Bipolar Problem: Which Person Will Show Up?

IMG_0992Picture this. A brand new race car. It is the fasted race car ever built. This race car laps the other race cars with great ease. It wins race, after race, after race, with only a couple crashes. The driver signs up for the most prestigious motor race in the world. The driver knows with great certainty his car will win since it wins every race.

Race time arrives, the driver is set, and the race begins. The driver puts the petal to the metal, but nothing happens. His car does not budge. It seems as though this new car has an idiosyncrasy the driver was unaware of. After a dozen races, it has to stay parked in the garage for about three months. After three months it will be the fastest car in the world again. The driver will never know though when the car will be in working-condition.

So how in the world is the driver supposed to plan his racing schedule? How many races will he show up to only to be frustrated that his car won’t move again?

The above analogy is how I explain my depression (low energy) and mania (high energy). Many times I will sign myself up for throwing a party, committing to an activity, or completing a variety of tasks. This is because I’ve become accustomed to, and crave the manic energy that allows me to easily get these things done more quickly than most everyone else.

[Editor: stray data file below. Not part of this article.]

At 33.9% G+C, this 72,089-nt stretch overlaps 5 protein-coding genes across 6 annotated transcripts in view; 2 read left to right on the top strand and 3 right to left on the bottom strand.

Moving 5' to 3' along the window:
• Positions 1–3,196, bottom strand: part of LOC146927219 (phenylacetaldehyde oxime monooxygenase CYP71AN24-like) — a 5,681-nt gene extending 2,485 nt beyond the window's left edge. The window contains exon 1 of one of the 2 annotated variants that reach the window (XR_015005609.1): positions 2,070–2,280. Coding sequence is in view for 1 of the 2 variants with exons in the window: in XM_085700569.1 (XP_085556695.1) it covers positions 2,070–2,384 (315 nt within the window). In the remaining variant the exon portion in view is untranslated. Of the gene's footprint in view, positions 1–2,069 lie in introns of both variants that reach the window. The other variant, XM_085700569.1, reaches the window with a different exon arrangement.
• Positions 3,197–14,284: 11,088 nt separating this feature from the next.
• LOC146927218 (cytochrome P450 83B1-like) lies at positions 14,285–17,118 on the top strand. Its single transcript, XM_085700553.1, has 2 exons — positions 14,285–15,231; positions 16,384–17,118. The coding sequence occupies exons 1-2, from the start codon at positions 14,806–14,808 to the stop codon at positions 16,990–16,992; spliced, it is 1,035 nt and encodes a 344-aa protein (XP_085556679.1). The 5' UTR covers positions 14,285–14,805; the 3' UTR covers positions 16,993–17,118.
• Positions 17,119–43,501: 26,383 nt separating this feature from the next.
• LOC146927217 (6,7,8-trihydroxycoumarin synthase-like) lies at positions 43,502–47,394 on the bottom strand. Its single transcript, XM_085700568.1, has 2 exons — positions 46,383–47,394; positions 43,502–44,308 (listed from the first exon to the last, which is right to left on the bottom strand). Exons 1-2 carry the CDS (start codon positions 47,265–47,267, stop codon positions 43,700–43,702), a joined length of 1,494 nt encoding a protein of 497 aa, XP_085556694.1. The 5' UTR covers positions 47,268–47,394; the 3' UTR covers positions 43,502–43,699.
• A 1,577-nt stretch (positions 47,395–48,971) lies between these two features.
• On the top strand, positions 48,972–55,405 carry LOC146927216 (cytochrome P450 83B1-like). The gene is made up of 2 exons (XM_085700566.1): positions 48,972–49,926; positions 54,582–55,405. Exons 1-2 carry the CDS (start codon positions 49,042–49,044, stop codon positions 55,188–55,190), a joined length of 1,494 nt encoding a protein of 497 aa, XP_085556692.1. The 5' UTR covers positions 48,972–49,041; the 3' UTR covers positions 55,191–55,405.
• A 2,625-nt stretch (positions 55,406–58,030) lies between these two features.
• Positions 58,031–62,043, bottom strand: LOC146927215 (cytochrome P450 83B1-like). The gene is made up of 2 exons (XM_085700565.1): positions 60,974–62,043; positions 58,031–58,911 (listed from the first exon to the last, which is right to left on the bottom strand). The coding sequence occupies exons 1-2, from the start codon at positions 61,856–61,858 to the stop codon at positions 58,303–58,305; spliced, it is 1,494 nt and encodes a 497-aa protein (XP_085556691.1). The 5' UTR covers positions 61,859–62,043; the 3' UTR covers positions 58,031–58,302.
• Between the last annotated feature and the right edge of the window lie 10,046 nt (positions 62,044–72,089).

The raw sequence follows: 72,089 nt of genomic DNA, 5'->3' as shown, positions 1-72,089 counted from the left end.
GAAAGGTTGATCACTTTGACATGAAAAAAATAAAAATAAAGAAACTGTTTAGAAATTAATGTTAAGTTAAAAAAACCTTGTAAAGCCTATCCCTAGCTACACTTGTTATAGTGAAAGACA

Then the time will come to throw that party, but all the manic energy is gone and I am left with the body and mind of the race car that won’t budge on the race track. It’s frustrating because I make grand plans, and then when the time comes, I lose all momentum and energy because my brain decided it needs to stop…. for however long it needs.

This is one of many reasons why life with bipolar can be a struggle. I’ve succumbed to the notion that planning my life cannot happen. Naturally a person who likes to plan things, I’ve had to learn to let life fall where it may, no matter where all the pieces may fall. Silver lining; this has helped me to live more in the present.

Whenever I make plans, in the back of my mind I think, ‘I wonder how my brain will be acting that day?’

How do you manage ‘planning’ anything in your life? Do you find it difficult to follow through on plans?

 

I’m so bipolar, and unashamed.

2 thoughts on “Bipolar Problem: Which Person Will Show Up?

  1. Amazing post! I agree wholeheartedly with the sentiment… As a student who banks on (hypo-)mania to get things done. It’s upsetting when things don’t go as plan -especially when mania does the opposite effect.

    1. Thank you so much! I remember feeling the same way during my college days. I look at my energy like a bank account. When I’m manic I need to deposit into the “get stuff done fund” that way when I’m depressed I have that account to kind of carry me through. Sometimes it works, sometimes not enough. Thanks for commenting!!

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